STEVE INSKEEP, HOST:
Maybe you've seen this video. Somebody is driving a Southern California freeway at night. You see those familiar green-and-white highway signs in the headlights, and beyond them, you see enormous California hillsides from top to bottom on fire. KPCC reporter Mary Plummer is covering the Southern California fires. She's on the line from Pasadena. Hi, Mary.
MARY PLUMMER, BYLINE: Hi there.
INSKEEP: What's it like to be in Southern California right now?
PLUMMER: You know, it's been a crazy couple of days here. The wind is really a big factor right now. Anyone in the LA area can feel the strong Santa Ana winds going on. We had emergency alerts going off last night, cellphone alerts that were coming through. There have been road closures, school closures. There's really a lot happening and a lot changing fast with these fires. So there's a sense that everyone really needs to stay alert and pay attention because we've had a lot going on the last couple days.
INSKEEP: What kinds of stories have you been hearing from people?
PLUMMER: So, you know, the Thomas fire is really the biggest concern right now. This is taking place north of Los Angeles in Ventura County. It's been moving fast. It's been consuming a really huge amount of land; well over 90,000 acres have burned. Many people affected by that fire are sheltering at the Ventura County Fairgrounds. That's been set up as an evacuation center. Patricia Hampton (ph) is one of them. She's homeless - one of the many homeless people impacted by this fire - and her tent that she lived in burned down in the Thomas fire.
PATRICIA HAMPTON: It was surreal. The entire town was pitch black. I looked to my left - the hillside was on fire. I looked to my right and it was just coming over the ridge - huge flames. We stood there for about 15 minutes not sure what to do. It was unbelievable.
INSKEEP: I'm just trying to get my mind around someone who's homeless to begin with and loses even their tent. Are most people able to get out of the way?
PLUMMER: You know, evacuations have been a challenge. We've seen some people resisting evacuating, which authorities have really urged people not to do. Everyone's - you know, at all of these press conferences going on, the message to residents is really to be ready, to be packed and be ready because these winds are changing so fast, the fire conditions have been very unpredictable.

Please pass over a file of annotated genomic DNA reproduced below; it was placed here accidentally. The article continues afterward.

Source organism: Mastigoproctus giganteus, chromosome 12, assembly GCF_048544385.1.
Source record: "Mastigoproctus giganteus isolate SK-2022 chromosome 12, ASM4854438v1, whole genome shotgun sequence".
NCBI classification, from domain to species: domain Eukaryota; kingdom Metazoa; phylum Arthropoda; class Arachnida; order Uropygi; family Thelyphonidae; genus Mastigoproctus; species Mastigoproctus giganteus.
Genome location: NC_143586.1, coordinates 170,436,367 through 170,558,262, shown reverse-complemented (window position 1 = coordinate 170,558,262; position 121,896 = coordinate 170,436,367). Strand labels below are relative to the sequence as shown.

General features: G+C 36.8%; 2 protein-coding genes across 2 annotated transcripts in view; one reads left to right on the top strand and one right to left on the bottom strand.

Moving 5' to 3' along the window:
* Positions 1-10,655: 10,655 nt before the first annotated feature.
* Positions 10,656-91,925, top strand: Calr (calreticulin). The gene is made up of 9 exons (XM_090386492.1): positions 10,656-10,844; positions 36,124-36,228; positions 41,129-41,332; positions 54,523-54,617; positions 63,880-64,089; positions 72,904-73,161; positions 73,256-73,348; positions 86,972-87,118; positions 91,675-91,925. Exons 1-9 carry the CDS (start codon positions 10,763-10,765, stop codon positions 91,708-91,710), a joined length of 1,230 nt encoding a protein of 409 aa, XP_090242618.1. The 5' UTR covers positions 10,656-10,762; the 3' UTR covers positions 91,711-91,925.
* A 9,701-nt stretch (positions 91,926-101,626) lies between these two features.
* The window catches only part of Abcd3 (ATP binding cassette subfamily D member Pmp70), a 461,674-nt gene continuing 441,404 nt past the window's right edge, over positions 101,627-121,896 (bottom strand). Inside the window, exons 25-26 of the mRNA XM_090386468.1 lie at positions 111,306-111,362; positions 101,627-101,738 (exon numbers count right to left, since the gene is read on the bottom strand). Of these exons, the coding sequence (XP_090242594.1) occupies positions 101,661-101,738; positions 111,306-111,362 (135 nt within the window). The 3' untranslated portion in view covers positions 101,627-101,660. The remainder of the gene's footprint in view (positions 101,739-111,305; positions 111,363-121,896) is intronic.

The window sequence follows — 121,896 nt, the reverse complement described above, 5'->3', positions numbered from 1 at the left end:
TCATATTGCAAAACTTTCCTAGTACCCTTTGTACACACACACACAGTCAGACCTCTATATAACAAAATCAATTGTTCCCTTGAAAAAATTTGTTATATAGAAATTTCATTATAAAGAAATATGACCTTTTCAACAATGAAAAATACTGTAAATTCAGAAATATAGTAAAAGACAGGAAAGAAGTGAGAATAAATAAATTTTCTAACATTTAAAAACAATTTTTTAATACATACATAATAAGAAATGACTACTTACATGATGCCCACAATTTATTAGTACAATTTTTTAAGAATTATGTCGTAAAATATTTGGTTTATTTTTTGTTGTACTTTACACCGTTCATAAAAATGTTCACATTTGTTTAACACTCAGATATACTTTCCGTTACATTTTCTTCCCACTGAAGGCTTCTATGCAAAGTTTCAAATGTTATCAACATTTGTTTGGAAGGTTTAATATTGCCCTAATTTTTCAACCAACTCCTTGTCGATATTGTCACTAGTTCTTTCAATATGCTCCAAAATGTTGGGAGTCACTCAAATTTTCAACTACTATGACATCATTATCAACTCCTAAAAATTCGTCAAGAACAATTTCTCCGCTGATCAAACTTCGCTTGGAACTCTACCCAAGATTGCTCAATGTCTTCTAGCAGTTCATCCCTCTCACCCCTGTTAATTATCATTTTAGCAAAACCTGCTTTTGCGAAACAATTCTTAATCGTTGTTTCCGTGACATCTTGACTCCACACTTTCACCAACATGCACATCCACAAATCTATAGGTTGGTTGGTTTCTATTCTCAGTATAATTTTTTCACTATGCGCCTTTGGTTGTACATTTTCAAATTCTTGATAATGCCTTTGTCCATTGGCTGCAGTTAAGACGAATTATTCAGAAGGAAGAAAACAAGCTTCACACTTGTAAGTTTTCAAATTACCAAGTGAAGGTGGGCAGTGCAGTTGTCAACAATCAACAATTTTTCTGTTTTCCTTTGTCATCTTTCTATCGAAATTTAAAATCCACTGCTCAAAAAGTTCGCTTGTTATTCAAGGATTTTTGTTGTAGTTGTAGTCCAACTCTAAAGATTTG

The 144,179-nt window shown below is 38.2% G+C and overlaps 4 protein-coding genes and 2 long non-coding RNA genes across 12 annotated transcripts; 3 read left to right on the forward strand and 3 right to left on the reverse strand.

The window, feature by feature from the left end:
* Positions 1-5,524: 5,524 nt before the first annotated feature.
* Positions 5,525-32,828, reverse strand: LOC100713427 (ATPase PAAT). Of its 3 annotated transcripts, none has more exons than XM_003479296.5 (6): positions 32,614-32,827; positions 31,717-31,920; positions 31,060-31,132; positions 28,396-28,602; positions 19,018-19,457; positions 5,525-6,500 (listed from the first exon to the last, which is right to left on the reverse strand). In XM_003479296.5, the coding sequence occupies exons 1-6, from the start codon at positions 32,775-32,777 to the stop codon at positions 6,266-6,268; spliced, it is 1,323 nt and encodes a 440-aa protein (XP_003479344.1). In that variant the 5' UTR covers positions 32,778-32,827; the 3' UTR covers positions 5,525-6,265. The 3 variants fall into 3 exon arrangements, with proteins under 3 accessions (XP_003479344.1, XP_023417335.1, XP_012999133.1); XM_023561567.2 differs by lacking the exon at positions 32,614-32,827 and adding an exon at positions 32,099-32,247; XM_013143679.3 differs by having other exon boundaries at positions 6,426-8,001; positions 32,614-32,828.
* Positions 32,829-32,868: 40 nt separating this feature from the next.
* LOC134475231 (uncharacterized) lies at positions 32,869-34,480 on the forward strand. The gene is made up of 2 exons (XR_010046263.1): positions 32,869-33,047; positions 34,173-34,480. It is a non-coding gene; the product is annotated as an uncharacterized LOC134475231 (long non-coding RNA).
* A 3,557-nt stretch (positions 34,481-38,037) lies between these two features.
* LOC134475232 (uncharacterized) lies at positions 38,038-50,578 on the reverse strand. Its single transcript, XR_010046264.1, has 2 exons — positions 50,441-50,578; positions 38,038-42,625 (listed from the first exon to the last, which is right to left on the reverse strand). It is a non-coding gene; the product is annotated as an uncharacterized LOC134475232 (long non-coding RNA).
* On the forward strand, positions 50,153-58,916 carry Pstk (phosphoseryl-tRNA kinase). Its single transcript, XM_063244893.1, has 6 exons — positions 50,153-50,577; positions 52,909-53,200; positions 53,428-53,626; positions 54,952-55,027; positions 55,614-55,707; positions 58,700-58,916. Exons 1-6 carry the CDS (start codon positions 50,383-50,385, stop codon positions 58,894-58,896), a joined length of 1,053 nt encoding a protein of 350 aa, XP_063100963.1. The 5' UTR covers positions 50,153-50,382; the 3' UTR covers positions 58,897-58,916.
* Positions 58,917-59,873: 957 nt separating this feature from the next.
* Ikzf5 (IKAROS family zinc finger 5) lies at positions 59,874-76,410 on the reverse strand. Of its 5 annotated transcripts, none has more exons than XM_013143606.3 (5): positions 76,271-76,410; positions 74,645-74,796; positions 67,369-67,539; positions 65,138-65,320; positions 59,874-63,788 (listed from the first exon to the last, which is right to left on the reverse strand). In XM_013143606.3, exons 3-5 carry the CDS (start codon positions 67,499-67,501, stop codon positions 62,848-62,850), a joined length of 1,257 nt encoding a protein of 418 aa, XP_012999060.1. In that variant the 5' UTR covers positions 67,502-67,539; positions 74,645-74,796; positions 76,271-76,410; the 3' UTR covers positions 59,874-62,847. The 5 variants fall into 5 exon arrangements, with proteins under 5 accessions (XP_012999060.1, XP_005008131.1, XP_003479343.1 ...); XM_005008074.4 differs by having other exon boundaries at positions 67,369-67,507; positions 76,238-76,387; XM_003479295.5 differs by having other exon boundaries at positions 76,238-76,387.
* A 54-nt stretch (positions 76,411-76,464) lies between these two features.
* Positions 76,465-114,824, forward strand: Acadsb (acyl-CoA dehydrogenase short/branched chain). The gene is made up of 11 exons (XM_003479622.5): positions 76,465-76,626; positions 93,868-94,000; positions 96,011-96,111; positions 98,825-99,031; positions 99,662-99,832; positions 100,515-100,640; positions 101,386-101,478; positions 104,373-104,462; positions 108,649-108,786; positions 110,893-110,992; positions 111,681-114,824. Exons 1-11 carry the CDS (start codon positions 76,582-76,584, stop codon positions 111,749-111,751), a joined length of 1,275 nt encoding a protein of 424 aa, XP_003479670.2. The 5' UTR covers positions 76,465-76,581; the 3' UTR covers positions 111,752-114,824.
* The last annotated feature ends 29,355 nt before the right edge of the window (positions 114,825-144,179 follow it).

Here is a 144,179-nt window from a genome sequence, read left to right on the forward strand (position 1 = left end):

INSKEEP: I'm thinking about the fact that you have to leave everything behind in an emergency situation like this, maybe even including animals.
PLUMMER: Yes. And, you know, we've seen some incredibly - really devastating and sad stories related to animals. Nearly 30 horses died in a fire in the neighborhood of Sylmar, which is north of LA in the San Fernando Valley. The LA Times had posted video on their website that showed the horses had been trapped in their paddocks. One shot showed a horse that died that had been locked in with a padlock. So very sadly some of these animals aren't able to get out. A lot of the local shelters are taking in these animals, so people are encouraged to bring them there.
INSKEEP: Mary, thanks very much.
PLUMMER: Thank you.
INSKEEP: That's Mary Plummer, reporter with our member station KPCC.
NPR transcripts are created on a rush deadline by Verb8tm, Inc., an NPR contractor, and produced using a proprietary transcription process developed with NPR. This text may not be in its final form and may be updated or revised in the future. Accuracy and availability may vary. The authoritative record of NPR’s programming is the audio record.